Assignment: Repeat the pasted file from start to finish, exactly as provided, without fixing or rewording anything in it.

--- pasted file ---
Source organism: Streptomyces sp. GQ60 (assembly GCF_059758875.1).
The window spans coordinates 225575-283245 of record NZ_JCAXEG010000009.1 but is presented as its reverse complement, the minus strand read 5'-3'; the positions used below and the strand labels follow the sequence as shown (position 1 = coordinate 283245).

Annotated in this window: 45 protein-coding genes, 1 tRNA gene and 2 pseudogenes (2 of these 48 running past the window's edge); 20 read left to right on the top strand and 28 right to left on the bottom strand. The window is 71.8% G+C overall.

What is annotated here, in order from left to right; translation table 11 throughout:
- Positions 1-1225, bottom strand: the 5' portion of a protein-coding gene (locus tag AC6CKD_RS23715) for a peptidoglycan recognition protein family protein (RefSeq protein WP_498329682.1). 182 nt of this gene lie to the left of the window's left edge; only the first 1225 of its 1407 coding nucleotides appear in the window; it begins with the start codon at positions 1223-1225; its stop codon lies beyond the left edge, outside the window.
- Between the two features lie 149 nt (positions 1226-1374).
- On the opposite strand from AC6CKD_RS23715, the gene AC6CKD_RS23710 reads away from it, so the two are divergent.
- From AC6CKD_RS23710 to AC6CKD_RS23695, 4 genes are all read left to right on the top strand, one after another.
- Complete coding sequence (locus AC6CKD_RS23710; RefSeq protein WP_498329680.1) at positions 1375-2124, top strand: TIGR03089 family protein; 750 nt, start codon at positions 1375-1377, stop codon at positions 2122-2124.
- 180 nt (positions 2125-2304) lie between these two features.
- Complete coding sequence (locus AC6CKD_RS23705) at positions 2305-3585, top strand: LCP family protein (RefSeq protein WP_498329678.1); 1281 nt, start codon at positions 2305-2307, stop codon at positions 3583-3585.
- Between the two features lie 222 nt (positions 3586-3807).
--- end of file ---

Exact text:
Source organism: Streptomyces sp. GQ60 (assembly GCF_059758875.1).
The window spans coordinates 225575-283245 of record NZ_JCAXEG010000009.1 but is presented as its reverse complement, the minus strand read 5'-3'; the positions used below and the strand labels follow the sequence as shown (position 1 = coordinate 283245).

Annotated in this window: 45 protein-coding genes, 1 tRNA gene and 2 pseudogenes (2 of these 48 running past the window's edge); 20 read left to right on the top strand and 28 right to left on the bottom strand. The window is 71.8% G+C overall.

What is annotated here, in order from left to right; translation table 11 throughout:
- Positions 1-1225, bottom strand: the 5' portion of a protein-coding gene (locus tag AC6CKD_RS23715) for a peptidoglycan recognition protein family protein (RefSeq protein WP_498329682.1). 182 nt of this gene lie to the left of the window's left edge; only the first 1225 of its 1407 coding nucleotides appear in the window; it begins with the start codon at positions 1223-1225; its stop codon lies beyond the left edge, outside the window.
- Between the two features lie 149 nt (positions 1226-1374).
- On the opposite strand from AC6CKD_RS23715, the gene AC6CKD_RS23710 reads away from it, so the two are divergent.
- From AC6CKD_RS23710 to AC6CKD_RS23695, 4 genes are all read left to right on the top strand, one after another.
- Complete coding sequence (locus AC6CKD_RS23710; RefSeq protein WP_498329680.1) at positions 1375-2124, top strand: TIGR03089 family protein; 750 nt, start codon at positions 1375-1377, stop codon at positions 2122-2124.
- 180 nt (positions 2125-2304) lie between these two features.
- Complete coding sequence (locus AC6CKD_RS23705) at positions 2305-3585, top strand: LCP family protein (RefSeq protein WP_498329678.1); 1281 nt, start codon at positions 2305-2307, stop codon at positions 3583-3585.
- Between the two features lie 222 nt (positions 3586-3807).